Oils: I find that most oils do the trick, just check to make sure they don’t have any alcohols or fragrance/parfum listed as an ingredient.

4. Moisturise & Sunscreen

Give your skin five minutes or so to settle after the serum and/or oil, and then follow with a good moisturiser. Ensure that your moisturiser is free from alcohol and fragrance (more on that later). It’s very, very vital to use sunscreen (I prefer SPF50) every single day, so if it feel like there is too much going on here for daytime, skip either the oil or the day cream but DO NOT skip the SPF.

If you’ve previously reacted to SPF, it’s very likely in response to Zinc Oxide, Titanium Dioxide or both. Don’t fear, these ingredients aren’t in all sunscreens, they’re only in physical sunscreens – it’s the stuff we used as kids that made our faces so very white (or pink or orange or green if you had those zinc sticks – I can still remember their smell!).

The alternative is a biological/chemical sunscreen that gets absorbed into your skin and gets neutralised there (as opposed to physical sunscreens reflect UV rays away from the surface like mirrors). Check the ingredients to rule out the Oxides, or ask your dermatologist/skin therapist to recommend one.

If your skin is particularly angry at night it’s likely from severe dehydration. If that happens to me I just keep applying either oil or moisturiser every 20 minutes or so until it eventually calms down.

As a whole, Vichy is targeted at sensitive skin so their sunscreens are always a safe bet for me. Also pictured is Dermalogica Super Sensitive Shield SPF30, Dermalogica SPF50 Sport and Filorga SPF50 UV Defence.
As a whole, Vichy is targeted at sensitive skin so their sunscreens are always a safe bet for me. Also pictured is Dermalogica Super Sensitive Shield SPF30, Dermalogica SPF50 Sport and Filorga SPF50 UV Defence.


Product recommendations: I don’t seem to have issues with sunscreens – if in doubt, buy the baby/kids versions as they tend to be gentler. I like Vichy, Dermalogica and Nimue sunscreens best.

5. Alcohol and Fragrance (and probably colourants too)

If redness is an issue, the first things to boot from your skincare routine are products are products containing alcohol and fragrance – which pretty much means 90% of the stuff you can buy off the shelves in a store/pharmacy. There are some alcohol derivatives that are perfectly good because they’re actually fats – I wrote a post about the difference between the two kind almost three years ago now, you can have a look here to see which ones are good and which ones are evil.

Fragrance and colourants are wholly unnecessary in skincare – there’s no point really, I don’t choose my face creams for their scent or hue. Fragrance can be incredibly irritating and even inflammation-inducing, so its best to minimise it. Even the fragrance obtained from essential oils that are found in most natural/organic products can irritate your skin, so its best to avoid it altogether if you have super reactive skin. I’ve never had a reaction from natural fragrance (i.e essential oils) though.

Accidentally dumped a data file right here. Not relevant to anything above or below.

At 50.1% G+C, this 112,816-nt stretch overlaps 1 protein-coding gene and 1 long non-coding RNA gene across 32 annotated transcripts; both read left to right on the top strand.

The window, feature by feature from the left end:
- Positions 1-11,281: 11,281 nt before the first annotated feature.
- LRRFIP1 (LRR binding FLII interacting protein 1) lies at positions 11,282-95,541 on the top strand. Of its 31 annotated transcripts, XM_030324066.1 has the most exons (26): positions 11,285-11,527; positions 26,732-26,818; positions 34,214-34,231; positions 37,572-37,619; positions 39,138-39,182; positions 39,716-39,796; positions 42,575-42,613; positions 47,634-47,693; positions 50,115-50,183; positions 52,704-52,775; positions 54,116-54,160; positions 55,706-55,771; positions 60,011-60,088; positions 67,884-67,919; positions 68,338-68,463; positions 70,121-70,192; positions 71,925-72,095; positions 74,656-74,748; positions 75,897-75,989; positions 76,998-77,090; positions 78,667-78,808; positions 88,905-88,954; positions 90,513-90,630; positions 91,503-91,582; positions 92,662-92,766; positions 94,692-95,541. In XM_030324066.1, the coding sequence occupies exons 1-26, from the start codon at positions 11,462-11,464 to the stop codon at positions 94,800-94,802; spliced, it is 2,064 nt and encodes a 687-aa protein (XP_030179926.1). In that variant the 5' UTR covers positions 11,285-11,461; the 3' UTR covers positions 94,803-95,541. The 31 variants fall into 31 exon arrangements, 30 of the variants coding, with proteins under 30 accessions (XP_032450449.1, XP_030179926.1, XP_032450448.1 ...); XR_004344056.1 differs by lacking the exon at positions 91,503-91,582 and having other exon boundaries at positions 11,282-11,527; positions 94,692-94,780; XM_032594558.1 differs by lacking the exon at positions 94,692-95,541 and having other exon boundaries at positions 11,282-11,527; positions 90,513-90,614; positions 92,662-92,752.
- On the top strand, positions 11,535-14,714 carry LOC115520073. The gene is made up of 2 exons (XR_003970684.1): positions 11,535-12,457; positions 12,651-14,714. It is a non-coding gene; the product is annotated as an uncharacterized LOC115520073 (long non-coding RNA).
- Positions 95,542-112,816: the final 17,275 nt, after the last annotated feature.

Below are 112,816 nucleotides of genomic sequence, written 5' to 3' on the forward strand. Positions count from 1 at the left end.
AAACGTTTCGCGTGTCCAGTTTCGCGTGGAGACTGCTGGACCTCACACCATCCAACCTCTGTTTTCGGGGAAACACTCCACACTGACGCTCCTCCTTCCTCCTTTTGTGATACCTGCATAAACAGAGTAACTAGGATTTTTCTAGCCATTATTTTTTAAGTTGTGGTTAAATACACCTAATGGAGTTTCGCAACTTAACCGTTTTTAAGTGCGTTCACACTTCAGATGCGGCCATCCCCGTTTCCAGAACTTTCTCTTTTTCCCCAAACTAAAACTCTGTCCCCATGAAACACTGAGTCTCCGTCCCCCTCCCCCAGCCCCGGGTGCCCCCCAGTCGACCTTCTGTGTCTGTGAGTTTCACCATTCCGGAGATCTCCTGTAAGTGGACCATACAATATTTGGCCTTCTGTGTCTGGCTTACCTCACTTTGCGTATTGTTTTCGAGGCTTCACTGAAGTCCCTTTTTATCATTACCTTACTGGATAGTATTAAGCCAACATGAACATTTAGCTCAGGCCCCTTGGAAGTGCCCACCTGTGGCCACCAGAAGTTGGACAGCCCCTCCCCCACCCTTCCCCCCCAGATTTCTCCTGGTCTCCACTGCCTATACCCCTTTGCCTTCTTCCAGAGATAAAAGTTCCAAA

Oh, and the other type of alcohol (that kept me in bed for most of New Year’s Day as if I’m an amateur that doesn’t know anything about my limits) is really bad too. It’s very dehydrating and often causes bouts of Rosacea to flare up if you’re so inclined. If you have overindulged, slap on a soothing/hydrating mask overnight (AFTER A THOROUGH CLEANSING) and be generous with serum and oil for a couple of days thereafter.

6. Diet

Your skin definitely is what you eat. Sadly. Healthy, glowing, plump skin is a good indicator of overall health, as your skin is the last organ in line (after the vital ones like, you know, your heart, kidneys and liver) to get nutrients – so if your skin is healthy, you’re in good shape.

Omega 3 and 6 fatty acids are linked to a reduction in skin inflammation and they can be ingested as supplements or you can break open a capsule and apply it to the affected areas (full disclosure: haven’t tried that but it’s on my list).

Your skin, like your other organs, need water to function. Coffee and Coke has a dehydrating effect, so they don’t count. Yet again your skin is last in line, so if you’re not properly hydrated you’ll see it on the surface pretty quickly. If you struggle with water, try herbal tea or home made iced tea with Rooibos, lemon and a little raw honey.

I don’t believe that drinking water directly hydrates your skin though – I reckon you just wee out the excess. But if your detoxifying organs (liver, kidneys) work well because you’re drinking enough water, your skin will be in better condition because of that.

That’s about it from me. I’m planning a series on different skin conditions to run once a month. I’m happy to answer some questions in the comments below or anywhere else you can find me, and if you have specific skin conditions you’d like me to chat about, let me know and I’ll do what I can.

C x

PS – I do apologise to everyone that took the time to send me questions when I asked for them a couple of months ago. I accidentally deleted the note on my phone that had them, please forgive me! I did include everything I could remember, but you’re welcome to leave a quick comment and I’ll answer as best I can.



  1. Simone
    Feb 23, 2015 / 12:57 PM